Olawoye noted that crime has been a concern for some area residents, particularly seniors. “In the north part of the ward, there’s issues with our seniors getting mugged, or kids being mugged on their way to school, or [break-and-enters] happening.” He described the police response to a recent string of robberies: “They sent out a one-pager to the local community—it scared the crap out of people. The councillor should have called a meeting so people could actually understand what’s going on. That’s leadership, that’s what’s been missing here.”

Olawoye also spoke out about the problem of police carding—the controversial practice of stopping residents and documenting their personal information—which has been taking place at relatively high rates in the ward. “I come from Rexdale. I was stopped often as a young man. In this community, I work with young people who are stopped often, too. But as I’ve said earlier, when police don’t have an in into the community, they just stop everybody. It’s not that it’s okay—it’s not. But we need to make sure that they’re engaged locally and are better able to do their jobs.”

Residents are frustrated by program cuts, particularly ones related to public transit, said Olawoye. “These buses come bunched together, or are late, all the time. People are late for work, for school, for appointments,” he said. He again blamed Di Giorgio for failing to be a better community advocate. “Something special happens when a city councillor makes noise. We just need to make sure our councillor makes a bit more noise. The demographics in this community are young families and seniors. Those are the two most vulnerable populations in the city,” Olawoye noted.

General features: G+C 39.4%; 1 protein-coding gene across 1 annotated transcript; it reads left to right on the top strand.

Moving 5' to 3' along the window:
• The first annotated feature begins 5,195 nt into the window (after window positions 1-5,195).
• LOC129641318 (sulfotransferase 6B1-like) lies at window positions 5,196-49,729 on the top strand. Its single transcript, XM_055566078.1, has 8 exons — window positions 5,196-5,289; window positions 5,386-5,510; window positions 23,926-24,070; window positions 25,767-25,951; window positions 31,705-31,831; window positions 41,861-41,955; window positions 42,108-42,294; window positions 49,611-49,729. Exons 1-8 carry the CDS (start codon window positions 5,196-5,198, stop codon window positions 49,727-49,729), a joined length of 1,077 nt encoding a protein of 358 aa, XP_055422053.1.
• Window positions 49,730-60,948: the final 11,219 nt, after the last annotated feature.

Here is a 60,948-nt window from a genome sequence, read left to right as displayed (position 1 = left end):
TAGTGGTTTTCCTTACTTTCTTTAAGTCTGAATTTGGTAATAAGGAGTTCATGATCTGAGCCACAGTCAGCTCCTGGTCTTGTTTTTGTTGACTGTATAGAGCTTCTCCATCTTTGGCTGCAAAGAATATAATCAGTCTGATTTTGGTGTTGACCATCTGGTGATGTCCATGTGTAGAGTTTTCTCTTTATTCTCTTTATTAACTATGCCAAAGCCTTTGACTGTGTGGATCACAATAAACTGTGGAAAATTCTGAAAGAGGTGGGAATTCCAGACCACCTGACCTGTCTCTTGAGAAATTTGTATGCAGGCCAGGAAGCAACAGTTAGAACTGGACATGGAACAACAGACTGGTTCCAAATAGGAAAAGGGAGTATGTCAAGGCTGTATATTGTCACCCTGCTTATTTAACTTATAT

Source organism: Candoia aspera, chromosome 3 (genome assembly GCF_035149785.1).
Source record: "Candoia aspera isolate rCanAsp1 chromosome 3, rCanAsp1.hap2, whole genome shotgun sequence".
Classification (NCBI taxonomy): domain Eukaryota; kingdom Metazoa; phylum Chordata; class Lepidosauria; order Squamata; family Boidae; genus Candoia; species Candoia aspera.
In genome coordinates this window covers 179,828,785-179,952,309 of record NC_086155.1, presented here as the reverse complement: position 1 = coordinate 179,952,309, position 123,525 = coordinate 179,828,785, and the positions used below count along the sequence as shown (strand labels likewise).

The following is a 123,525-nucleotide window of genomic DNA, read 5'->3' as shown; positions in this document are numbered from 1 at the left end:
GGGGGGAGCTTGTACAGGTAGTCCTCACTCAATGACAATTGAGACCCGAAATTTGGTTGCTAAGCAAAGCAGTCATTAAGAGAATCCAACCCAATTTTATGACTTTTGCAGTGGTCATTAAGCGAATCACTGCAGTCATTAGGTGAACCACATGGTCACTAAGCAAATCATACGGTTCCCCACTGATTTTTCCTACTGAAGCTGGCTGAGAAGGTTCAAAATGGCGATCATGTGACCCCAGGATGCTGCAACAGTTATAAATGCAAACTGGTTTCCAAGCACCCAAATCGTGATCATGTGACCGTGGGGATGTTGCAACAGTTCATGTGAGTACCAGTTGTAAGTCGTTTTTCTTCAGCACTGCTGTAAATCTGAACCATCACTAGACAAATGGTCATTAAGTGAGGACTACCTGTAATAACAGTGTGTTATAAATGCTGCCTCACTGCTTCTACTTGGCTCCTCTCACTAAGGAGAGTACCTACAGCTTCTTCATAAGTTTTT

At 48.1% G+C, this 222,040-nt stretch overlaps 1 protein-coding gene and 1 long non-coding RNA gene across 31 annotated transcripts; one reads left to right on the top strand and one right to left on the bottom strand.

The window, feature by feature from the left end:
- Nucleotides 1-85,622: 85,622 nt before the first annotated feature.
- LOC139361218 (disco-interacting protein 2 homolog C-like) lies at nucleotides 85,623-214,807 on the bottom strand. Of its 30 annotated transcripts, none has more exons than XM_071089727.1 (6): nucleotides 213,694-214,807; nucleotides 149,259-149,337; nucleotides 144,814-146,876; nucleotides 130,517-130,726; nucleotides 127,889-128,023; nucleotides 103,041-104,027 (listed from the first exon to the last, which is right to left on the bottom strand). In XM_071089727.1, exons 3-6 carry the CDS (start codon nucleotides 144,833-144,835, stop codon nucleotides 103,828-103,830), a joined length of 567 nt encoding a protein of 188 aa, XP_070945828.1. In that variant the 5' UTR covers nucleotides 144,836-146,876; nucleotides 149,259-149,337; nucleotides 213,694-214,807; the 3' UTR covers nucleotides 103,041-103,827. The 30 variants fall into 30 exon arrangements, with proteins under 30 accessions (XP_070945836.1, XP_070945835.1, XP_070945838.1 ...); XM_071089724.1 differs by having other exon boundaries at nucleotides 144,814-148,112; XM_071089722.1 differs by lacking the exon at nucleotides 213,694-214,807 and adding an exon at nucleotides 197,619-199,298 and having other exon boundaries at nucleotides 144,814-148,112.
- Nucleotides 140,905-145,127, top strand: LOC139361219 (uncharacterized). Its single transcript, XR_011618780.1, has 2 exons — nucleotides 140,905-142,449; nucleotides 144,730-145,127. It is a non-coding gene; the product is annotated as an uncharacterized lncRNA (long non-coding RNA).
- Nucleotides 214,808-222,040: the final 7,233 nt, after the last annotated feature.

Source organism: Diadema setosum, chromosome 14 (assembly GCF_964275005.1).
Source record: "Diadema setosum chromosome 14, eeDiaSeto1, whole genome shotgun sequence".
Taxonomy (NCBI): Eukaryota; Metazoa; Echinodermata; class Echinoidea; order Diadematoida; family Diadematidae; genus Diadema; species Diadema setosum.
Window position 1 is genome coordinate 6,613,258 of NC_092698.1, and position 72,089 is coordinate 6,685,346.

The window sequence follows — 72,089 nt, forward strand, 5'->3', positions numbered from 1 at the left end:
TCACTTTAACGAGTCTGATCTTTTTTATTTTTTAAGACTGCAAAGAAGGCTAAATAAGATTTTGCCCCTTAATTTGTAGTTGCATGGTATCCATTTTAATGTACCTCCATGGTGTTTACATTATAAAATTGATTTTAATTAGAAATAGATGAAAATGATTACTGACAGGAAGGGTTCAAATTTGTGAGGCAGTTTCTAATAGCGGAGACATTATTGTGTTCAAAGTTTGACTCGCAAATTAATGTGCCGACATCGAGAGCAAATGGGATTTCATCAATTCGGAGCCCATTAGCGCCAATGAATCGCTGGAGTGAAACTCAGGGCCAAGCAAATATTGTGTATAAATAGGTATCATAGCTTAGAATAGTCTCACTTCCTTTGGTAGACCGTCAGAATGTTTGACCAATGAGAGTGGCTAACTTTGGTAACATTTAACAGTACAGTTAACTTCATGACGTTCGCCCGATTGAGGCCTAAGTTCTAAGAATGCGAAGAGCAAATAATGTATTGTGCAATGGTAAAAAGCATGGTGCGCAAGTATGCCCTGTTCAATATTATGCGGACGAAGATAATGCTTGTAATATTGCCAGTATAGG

Olawoye also said that seniors in the area often complain that local bus shelters lack a place to sit down. “Seniors that can hardly walk will come and stand. Community engagement 101 is, ‘Understand what your constituents need.'” He believes that a focus on basic service has been missing for years in the area. “Notice I’m not talking to you about big-picture things. We can talk big-picture, but right now this community wants service. Their feeling is, ‘I pay for it, I want access to it,’ period.”

To restore the trust he says has been lost, Olawoye has created a service pledge as a central component of his campaign. “I’m going to go to people’s doors—me and my staff are going to go to people’s doors every week,” said Olawoye. “I’m going to communicate through a newsletter, Facebook, Twitter, a website. You’ll always know where I’m going to be. If you call, within 48 hours my office will get back to you. And I will fight for your needs, ’cause I will know your needs, ’cause I will be at your door.”

He added that a focus on basic service will allow residents to concentrate on larger challenges. “The next four years for me is going to be about catching up—making sure that all our roads are repaired, making sure all the sewer systems are upgraded, making sure I communicate with people. We are literally 30 years behind, and we need to catch up.”